Health bosses in Oxfordshire are urging the public to stop and consider all the options available before going to accident and emergency departments.
9 January 2017 | News
With the winter bringing more ill-health amongst all age groups, demand on the health system is increased, with attendance at accident and emergency departments particularly affected.
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Dr. Tony Berendt, Medical Director, Oxford University Hospitals NHS Foundation Trust, said:
“Our emergency departments have been under sustained heavy pressure since Christmas, linked to a sharp increase in flu cases, particularly in older people. Whilst the situation is still manageable, it is important we all try to use emergency departments only for emergencies.”
Pete McGrane, Clinical Director at Oxford Health NHS Foundation Trust, said: “The whole NHS system here in Oxfordshire wants to provide the right level of care, for each person who needs it, in the best place and at the right time and this is by no means always the hospital. There are good alternatives available for many of the health problems that worry us.”
What to do
If you, or someone you care for, is feeling unwell, there are a number of ways to get the right care:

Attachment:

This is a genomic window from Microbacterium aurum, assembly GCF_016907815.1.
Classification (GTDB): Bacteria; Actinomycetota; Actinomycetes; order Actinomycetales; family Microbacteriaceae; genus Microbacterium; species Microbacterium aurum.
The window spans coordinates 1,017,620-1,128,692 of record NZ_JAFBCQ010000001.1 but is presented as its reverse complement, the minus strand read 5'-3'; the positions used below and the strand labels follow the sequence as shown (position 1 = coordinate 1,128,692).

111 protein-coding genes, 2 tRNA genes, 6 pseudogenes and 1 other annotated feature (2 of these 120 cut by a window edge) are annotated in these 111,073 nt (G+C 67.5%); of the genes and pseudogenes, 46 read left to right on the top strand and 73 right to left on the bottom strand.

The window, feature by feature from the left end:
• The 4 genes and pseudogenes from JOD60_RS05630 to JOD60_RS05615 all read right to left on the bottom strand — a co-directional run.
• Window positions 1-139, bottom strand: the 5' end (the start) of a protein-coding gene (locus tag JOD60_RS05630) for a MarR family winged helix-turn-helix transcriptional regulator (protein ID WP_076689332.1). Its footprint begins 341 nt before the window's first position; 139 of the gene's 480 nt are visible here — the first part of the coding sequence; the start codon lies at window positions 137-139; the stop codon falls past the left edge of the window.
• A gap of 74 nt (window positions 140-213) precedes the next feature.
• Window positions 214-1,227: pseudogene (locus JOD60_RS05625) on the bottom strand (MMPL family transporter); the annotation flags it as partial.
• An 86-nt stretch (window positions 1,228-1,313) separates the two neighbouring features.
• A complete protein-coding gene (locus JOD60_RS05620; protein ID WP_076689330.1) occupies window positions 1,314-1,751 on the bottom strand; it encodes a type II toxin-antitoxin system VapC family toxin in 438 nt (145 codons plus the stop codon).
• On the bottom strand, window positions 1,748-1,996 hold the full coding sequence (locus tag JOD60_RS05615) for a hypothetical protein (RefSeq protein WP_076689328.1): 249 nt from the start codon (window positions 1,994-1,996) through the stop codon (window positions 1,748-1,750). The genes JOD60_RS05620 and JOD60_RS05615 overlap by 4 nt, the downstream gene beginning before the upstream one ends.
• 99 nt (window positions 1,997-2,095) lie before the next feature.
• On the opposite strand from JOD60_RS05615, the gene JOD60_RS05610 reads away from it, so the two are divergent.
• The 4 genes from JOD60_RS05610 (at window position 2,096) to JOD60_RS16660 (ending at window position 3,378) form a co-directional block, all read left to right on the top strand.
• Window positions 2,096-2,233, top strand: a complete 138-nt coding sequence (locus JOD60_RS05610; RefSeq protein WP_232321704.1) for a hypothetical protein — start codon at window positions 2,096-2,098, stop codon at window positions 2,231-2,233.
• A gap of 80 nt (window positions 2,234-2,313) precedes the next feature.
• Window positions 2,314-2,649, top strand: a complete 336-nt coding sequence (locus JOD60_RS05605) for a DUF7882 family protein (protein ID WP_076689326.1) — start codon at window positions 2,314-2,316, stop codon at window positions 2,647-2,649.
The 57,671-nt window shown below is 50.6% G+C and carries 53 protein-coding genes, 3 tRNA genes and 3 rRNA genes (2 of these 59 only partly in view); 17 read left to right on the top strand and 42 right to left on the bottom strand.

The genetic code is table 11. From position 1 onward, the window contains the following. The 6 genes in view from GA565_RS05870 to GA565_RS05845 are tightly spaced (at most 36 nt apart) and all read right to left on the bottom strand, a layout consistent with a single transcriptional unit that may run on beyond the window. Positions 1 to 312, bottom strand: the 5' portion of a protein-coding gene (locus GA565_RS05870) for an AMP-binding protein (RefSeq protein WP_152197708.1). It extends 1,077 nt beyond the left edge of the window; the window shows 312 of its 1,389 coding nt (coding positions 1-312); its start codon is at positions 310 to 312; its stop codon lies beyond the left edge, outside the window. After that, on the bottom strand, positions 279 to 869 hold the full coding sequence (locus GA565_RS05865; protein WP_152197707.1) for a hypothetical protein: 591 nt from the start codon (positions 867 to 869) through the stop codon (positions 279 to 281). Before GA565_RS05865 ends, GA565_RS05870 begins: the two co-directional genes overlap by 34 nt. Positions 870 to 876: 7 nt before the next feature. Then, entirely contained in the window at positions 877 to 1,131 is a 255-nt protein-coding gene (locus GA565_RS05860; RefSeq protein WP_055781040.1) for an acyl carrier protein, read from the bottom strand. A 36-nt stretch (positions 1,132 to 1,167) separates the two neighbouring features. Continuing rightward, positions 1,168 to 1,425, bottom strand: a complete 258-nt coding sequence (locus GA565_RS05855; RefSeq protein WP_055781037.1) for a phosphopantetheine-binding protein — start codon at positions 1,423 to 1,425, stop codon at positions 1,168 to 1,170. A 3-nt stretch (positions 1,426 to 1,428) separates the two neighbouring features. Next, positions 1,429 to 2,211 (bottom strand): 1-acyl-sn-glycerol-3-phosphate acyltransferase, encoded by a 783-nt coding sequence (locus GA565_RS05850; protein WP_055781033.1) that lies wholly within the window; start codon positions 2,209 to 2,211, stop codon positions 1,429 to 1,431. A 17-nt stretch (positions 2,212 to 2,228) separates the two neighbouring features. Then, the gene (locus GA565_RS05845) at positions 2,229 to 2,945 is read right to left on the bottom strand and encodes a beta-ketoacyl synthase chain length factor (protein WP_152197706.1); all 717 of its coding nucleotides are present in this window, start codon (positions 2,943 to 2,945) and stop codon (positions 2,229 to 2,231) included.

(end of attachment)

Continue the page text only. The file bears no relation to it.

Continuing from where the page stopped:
• Self-care is the best choice to treat very minor illnesses and injuries. A range of common winter illness and injuries can be treated at home simply by combining a well-stocked medicine cabinet with plenty of rest.
• You don’t need an appointment to see a pharmacist and most pharmacies have private consultation areas, so they are a good first port of call. Your pharmacist will say if you need further medical attention.
• Your doctor’s surgery can advise on most health conditions. Out of hours, the NHS 111 service is an excellent first point of call for medical advice.
• Download the Oxfordshire Clinical Commissioning Group’s ‘Health and Care Oxfordshire’ app to your smart phone to find health services closest to where you are in Oxfordshire.
Emergency Departments (A&E) and the emergency ambulance service provide vital care for life-threatening emergencies, such as loss of consciousness, suspected heart attack or stroke, severe breathing difficulties or severe bleeding that cannot be stopped. In these cases call 999 immediately.
Last updated: 9 January, 2017